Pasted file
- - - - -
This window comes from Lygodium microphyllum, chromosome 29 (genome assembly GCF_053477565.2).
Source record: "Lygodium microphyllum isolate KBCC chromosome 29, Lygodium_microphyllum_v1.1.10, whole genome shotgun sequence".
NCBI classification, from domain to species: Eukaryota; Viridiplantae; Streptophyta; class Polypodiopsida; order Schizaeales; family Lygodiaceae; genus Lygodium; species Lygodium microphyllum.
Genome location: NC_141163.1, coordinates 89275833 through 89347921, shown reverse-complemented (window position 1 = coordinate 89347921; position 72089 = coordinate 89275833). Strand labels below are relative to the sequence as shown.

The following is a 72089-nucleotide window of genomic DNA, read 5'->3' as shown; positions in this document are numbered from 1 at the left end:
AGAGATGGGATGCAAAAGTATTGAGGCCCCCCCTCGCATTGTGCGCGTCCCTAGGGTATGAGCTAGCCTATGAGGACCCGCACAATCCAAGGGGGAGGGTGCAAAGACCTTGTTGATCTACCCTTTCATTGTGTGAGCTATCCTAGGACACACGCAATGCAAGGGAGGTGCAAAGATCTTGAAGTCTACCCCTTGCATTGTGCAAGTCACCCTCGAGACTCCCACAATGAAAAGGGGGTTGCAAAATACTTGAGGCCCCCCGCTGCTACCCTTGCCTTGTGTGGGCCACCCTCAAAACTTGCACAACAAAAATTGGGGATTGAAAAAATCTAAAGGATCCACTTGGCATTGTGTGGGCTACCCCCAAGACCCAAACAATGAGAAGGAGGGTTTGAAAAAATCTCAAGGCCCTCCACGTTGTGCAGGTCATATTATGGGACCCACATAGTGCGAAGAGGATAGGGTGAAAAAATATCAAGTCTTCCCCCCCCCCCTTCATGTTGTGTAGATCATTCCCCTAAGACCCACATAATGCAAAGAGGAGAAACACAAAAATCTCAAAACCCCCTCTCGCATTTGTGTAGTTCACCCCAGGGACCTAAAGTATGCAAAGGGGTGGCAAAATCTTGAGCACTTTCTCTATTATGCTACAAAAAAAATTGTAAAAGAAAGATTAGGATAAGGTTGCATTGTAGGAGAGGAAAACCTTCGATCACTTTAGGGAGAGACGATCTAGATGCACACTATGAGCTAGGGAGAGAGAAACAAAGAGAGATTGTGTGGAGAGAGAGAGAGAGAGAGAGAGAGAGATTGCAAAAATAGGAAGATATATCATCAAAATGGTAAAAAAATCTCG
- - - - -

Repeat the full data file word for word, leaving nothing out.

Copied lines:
This window comes from Lygodium microphyllum, chromosome 29 (genome assembly GCF_053477565.2).
Source record: "Lygodium microphyllum isolate KBCC chromosome 29, Lygodium_microphyllum_v1.1.10, whole genome shotgun sequence".
NCBI classification, from domain to species: Eukaryota; Viridiplantae; Streptophyta; class Polypodiopsida; order Schizaeales; family Lygodiaceae; genus Lygodium; species Lygodium microphyllum.
Genome location: NC_141163.1, coordinates 89275833 through 89347921, shown reverse-complemented (window position 1 = coordinate 89347921; position 72089 = coordinate 89275833). Strand labels below are relative to the sequence as shown.

The following is a 72089-nucleotide window of genomic DNA, read 5'->3' as shown; positions in this document are numbered from 1 at the left end:
AGAGATGGGATGCAAAAGTATTGAGGCCCCCCCTCGCATTGTGCGCGTCCCTAGGGTATGAGCTAGCCTATGAGGACCCGCACAATCCAAGGGGGAGGGTGCAAAGACCTTGTTGATCTACCCTTTCATTGTGTGAGCTATCCTAGGACACACGCAATGCAAGGGAGGTGCAAAGATCTTGAAGTCTACCCCTTGCATTGTGCAAGTCACCCTCGAGACTCCCACAATGAAAAGGGGGTTGCAAAATACTTGAGGCCCCCCGCTGCTACCCTTGCCTTGTGTGGGCCACCCTCAAAACTTGCACAACAAAAATTGGGGATTGAAAAAATCTAAAGGATCCACTTGGCATTGTGTGGGCTACCCCCAAGACCCAAACAATGAGAAGGAGGGTTTGAAAAAATCTCAAGGCCCTCCACGTTGTGCAGGTCATATTATGGGACCCACATAGTGCGAAGAGGATAGGGTGAAAAAATATCAAGTCTTCCCCCCCCCCCTTCATGTTGTGTAGATCATTCCCCTAAGACCCACATAATGCAAAGAGGAGAAACACAAAAATCTCAAAACCCCCTCTCGCATTTGTGTAGTTCACCCCAGGGACCTAAAGTATGCAAAGGGGTGGCAAAATCTTGAGCACTTTCTCTATTATGCTACAAAAAAAATTGTAAAAGAAAGATTAGGATAAGGTTGCATTGTAGGAGAGGAAAACCTTCGATCACTTTAGGGAGAGACGATCTAGATGCACACTATGAGCTAGGGAGAGAGAAACAAAGAGAGATTGTGTGGAGAGAGAGAGAGAGAGAGAGAGAGAGATTGCAAAAATAGGAAGATATATCATCAAAATGGTAAAAAAATCTCG